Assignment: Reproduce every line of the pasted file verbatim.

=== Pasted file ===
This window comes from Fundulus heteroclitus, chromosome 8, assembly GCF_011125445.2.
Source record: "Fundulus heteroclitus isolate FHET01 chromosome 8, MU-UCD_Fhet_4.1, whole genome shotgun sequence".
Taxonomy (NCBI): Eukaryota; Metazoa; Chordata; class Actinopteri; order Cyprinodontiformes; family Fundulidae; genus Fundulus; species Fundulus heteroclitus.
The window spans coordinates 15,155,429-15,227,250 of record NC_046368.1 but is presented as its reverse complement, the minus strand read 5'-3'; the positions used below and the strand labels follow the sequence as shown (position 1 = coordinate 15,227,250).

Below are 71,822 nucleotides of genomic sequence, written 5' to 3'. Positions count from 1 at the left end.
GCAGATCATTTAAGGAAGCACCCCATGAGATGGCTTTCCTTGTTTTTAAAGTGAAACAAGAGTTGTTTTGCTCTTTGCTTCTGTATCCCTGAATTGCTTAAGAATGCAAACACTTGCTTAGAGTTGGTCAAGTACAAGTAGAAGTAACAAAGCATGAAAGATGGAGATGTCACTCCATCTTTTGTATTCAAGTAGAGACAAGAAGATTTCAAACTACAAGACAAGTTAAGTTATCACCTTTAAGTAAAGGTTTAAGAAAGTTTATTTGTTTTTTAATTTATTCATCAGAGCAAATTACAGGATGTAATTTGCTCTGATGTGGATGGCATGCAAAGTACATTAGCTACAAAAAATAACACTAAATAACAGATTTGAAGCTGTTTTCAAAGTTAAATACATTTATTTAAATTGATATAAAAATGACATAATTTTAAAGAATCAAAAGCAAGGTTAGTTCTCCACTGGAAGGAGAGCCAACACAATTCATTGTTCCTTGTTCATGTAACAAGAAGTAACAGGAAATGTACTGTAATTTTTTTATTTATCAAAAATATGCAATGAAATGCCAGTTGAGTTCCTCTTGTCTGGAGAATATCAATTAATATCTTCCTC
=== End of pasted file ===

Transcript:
This window comes from Fundulus heteroclitus, chromosome 8, assembly GCF_011125445.2.
Source record: "Fundulus heteroclitus isolate FHET01 chromosome 8, MU-UCD_Fhet_4.1, whole genome shotgun sequence".
Taxonomy (NCBI): Eukaryota; Metazoa; Chordata; class Actinopteri; order Cyprinodontiformes; family Fundulidae; genus Fundulus; species Fundulus heteroclitus.
The window spans coordinates 15,155,429-15,227,250 of record NC_046368.1 but is presented as its reverse complement, the minus strand read 5'-3'; the positions used below and the strand labels follow the sequence as shown (position 1 = coordinate 15,227,250).

Below are 71,822 nucleotides of genomic sequence, written 5' to 3'. Positions count from 1 at the left end.
GCAGATCATTTAAGGAAGCACCCCATGAGATGGCTTTCCTTGTTTTTAAAGTGAAACAAGAGTTGTTTTGCTCTTTGCTTCTGTATCCCTGAATTGCTTAAGAATGCAAACACTTGCTTAGAGTTGGTCAAGTACAAGTAGAAGTAACAAAGCATGAAAGATGGAGATGTCACTCCATCTTTTGTATTCAAGTAGAGACAAGAAGATTTCAAACTACAAGACAAGTTAAGTTATCACCTTTAAGTAAAGGTTTAAGAAAGTTTATTTGTTTTTTAATTTATTCATCAGAGCAAATTACAGGATGTAATTTGCTCTGATGTGGATGGCATGCAAAGTACATTAGCTACAAAAAATAACACTAAATAACAGATTTGAAGCTGTTTTCAAAGTTAAATACATTTATTTAAATTGATATAAAAATGACATAATTTTAAAGAATCAAAAGCAAGGTTAGTTCTCCACTGGAAGGAGAGCCAACACAATTCATTGTTCCTTGTTCATGTAACAAGAAGTAACAGGAAATGTACTGTAATTTTTTTATTTATCAAAAATATGCAATGAAATGCCAGTTGAGTTCCTCTTGTCTGGAGAATATCAATTAATATCTTCCTC